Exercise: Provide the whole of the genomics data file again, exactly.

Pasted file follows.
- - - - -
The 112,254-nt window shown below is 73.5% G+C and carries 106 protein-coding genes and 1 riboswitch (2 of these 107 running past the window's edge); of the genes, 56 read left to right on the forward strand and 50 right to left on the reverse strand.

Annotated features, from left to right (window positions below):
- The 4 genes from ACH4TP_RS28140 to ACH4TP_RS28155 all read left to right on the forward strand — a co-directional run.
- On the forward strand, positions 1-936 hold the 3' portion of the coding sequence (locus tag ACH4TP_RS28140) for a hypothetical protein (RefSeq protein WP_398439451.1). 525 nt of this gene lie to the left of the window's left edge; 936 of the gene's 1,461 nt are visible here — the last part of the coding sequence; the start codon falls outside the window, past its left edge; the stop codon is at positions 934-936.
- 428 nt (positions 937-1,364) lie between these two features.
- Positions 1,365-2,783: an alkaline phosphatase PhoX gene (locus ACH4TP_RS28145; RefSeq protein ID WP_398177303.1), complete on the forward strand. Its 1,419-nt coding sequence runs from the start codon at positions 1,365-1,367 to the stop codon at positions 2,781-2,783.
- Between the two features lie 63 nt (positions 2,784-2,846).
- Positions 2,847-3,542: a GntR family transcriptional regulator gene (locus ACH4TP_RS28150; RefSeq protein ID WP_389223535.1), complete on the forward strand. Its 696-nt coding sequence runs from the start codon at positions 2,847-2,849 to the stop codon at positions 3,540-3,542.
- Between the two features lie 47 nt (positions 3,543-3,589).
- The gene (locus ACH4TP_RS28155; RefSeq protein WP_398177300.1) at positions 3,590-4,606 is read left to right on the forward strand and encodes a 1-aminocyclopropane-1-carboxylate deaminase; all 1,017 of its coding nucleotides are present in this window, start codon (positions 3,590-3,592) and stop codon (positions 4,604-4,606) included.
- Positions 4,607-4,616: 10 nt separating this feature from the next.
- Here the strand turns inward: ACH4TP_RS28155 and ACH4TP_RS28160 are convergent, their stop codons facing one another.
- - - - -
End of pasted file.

The 112,254-nt window shown below is 73.5% G+C and carries 106 protein-coding genes and 1 riboswitch (2 of these 107 running past the window's edge); of the genes, 56 read left to right on the forward strand and 50 right to left on the reverse strand.

Annotated features, from left to right (window positions below):
- The 4 genes from ACH4TP_RS28140 to ACH4TP_RS28155 all read left to right on the forward strand — a co-directional run.
- On the forward strand, positions 1-936 hold the 3' portion of the coding sequence (locus tag ACH4TP_RS28140) for a hypothetical protein (RefSeq protein WP_398439451.1). 525 nt of this gene lie to the left of the window's left edge; 936 of the gene's 1,461 nt are visible here — the last part of the coding sequence; the start codon falls outside the window, past its left edge; the stop codon is at positions 934-936.
- 428 nt (positions 937-1,364) lie between these two features.
- Positions 1,365-2,783: an alkaline phosphatase PhoX gene (locus ACH4TP_RS28145; RefSeq protein ID WP_398177303.1), complete on the forward strand. Its 1,419-nt coding sequence runs from the start codon at positions 1,365-1,367 to the stop codon at positions 2,781-2,783.
- Between the two features lie 63 nt (positions 2,784-2,846).
- Positions 2,847-3,542: a GntR family transcriptional regulator gene (locus ACH4TP_RS28150; RefSeq protein ID WP_389223535.1), complete on the forward strand. Its 696-nt coding sequence runs from the start codon at positions 2,847-2,849 to the stop codon at positions 3,540-3,542.
- Between the two features lie 47 nt (positions 3,543-3,589).
- The gene (locus ACH4TP_RS28155; RefSeq protein WP_398177300.1) at positions 3,590-4,606 is read left to right on the forward strand and encodes a 1-aminocyclopropane-1-carboxylate deaminase; all 1,017 of its coding nucleotides are present in this window, start codon (positions 3,590-3,592) and stop codon (positions 4,604-4,606) included.
- Positions 4,607-4,616: 10 nt separating this feature from the next.
- Here the strand turns inward: ACH4TP_RS28155 and ACH4TP_RS28160 are convergent, their stop codons facing one another.